Exciting news today from the BDS Movement website:
The University of London Union (ULU) has voted 10-1 to institute and campaign for Boycott, Divestment and Sanctions (BDS) in support of Palestine. The motion called for “thorough research into ULU investments and contracts” with companies guilty of “violating Palestinian human rights” as set out by the Palestinian Boycott National Committee (BNC).
Ashok Kumar, Senate member for LSE, speaking in favour of the motion, argued, “We have precedents for boycotting campaigns at ULU, especially with South Africa and the boycott campaign over Barclays bank, that supported the Apartheid regime. We are now responding to the Palestinian call for civil action in support of their fight against racism.”
The motion also called on other students’ unions to join in the campaign for Palestinian human rights. ULU is the largest students’ union in Europe with over 120,000 members from colleges across London. ULU senate consists of the presidents of the 20 students unions reprsenting every University of London University. James Haywood, President-elect at Goldsmiths Students’ Union, stated, “We are delighted that this motion has passed, and with such a clear vote as well. We have seen throughout history that boycotts are a crucial nonviolent tactic in achieving freedom, and target institutions, not individuals.”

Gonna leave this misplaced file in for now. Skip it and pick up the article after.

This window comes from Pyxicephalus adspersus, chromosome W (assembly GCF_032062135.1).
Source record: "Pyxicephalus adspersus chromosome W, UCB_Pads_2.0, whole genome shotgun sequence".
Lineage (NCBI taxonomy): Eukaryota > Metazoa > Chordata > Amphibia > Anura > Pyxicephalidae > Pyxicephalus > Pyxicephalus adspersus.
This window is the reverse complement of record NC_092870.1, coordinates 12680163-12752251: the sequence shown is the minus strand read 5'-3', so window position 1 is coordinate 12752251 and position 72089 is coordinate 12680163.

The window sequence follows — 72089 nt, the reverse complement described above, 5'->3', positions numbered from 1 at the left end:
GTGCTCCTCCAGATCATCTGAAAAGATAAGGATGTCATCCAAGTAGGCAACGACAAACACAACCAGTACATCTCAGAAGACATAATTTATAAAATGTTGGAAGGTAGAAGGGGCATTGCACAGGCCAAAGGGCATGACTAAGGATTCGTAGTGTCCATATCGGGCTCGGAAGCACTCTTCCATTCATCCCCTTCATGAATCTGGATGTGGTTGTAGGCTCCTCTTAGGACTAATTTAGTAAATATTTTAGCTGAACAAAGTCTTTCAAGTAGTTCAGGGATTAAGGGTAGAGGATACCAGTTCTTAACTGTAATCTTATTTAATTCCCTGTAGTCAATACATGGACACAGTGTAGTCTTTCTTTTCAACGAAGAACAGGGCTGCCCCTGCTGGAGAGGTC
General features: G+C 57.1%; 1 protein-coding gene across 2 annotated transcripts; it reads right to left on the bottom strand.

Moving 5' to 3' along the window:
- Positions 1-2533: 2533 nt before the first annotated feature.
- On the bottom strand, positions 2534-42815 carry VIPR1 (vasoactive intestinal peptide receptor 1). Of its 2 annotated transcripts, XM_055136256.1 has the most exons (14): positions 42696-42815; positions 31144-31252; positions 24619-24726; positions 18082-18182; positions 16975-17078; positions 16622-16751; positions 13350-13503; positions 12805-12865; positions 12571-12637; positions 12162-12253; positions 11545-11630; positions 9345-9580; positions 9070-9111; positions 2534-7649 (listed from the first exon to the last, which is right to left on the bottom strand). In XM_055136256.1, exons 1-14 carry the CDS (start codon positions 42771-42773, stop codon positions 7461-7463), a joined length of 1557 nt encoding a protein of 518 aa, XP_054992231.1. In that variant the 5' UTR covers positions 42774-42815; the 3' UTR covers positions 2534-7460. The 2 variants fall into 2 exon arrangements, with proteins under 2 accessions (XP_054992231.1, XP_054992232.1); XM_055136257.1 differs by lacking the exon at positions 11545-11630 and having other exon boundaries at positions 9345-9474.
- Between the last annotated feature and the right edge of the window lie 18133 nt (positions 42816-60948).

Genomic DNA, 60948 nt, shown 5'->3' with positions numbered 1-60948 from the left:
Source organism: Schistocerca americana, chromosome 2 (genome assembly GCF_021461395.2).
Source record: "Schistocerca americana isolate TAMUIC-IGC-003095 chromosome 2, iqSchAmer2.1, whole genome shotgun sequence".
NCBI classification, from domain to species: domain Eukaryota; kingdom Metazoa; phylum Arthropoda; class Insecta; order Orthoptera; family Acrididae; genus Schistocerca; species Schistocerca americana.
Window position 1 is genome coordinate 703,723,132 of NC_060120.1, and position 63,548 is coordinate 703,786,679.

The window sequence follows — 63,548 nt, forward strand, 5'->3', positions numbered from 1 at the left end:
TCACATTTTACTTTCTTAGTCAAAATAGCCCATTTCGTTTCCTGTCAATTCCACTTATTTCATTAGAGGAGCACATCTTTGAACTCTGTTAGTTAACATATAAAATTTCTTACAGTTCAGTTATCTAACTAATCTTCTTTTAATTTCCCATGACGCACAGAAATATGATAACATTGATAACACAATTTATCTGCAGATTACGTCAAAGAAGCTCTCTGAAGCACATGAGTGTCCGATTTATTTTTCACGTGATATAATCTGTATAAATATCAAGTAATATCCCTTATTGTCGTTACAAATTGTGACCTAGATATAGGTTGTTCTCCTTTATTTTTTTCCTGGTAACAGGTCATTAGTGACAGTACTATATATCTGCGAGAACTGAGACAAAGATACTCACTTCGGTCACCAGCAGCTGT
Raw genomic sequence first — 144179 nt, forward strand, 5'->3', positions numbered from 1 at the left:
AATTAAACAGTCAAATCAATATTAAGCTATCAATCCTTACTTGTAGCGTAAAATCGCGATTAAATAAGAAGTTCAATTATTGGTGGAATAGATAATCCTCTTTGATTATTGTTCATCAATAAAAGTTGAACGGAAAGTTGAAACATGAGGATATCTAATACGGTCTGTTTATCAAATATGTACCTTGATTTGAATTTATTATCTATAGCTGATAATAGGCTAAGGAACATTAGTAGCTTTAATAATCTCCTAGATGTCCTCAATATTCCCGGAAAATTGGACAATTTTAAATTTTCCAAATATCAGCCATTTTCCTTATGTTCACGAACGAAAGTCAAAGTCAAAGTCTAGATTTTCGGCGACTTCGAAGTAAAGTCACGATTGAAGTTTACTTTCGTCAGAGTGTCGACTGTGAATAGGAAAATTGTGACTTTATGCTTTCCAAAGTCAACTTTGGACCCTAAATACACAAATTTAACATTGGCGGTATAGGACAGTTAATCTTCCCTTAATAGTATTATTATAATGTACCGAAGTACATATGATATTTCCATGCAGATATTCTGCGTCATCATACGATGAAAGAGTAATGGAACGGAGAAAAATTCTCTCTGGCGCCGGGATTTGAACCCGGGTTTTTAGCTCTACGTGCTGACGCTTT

Stated in the overwhelmingly passed motion in support of BDS, the ULU not only affirmed its intention to boycott Israeli products, companies and institutions “that profit from or are implicated in, the violation of Palestinian rights,” but resolved to promote student union resolutions “condemning Israeli violations of international law and human rights and endorsing BDS in any form.”
The ULU also agreed to engage in public education campaigns highlighting Israel’s policies of discrimination and apartheid.
This news comes on the heels of several milestone events in the global Palestinian-led BDS movement on college campuses, including the decision to support and engage in cultural and academic boycott and divestment at the University of Johannesburg (UJ) in South Africa — where academic ties were severed between UJ and Ben Gurion University in southern Israel; the efforts of students at Canadian universities to sustain pressure on administrations to divest from Israeli companies; and Dr. Cornel West’s public endorsement of the BDS movement and student rights to ethnic studies programs at the University of Arizona.
Meanwhile, as Maureen noted earlier this week, students at DePaul University in Chicago are “posing the question of whether the school should boycott Sabra [hummus products] through a student government referendum.”
Whatever the action, big or small, BDS initiatives on campuses across the globe are continuing to gain supporters and victories.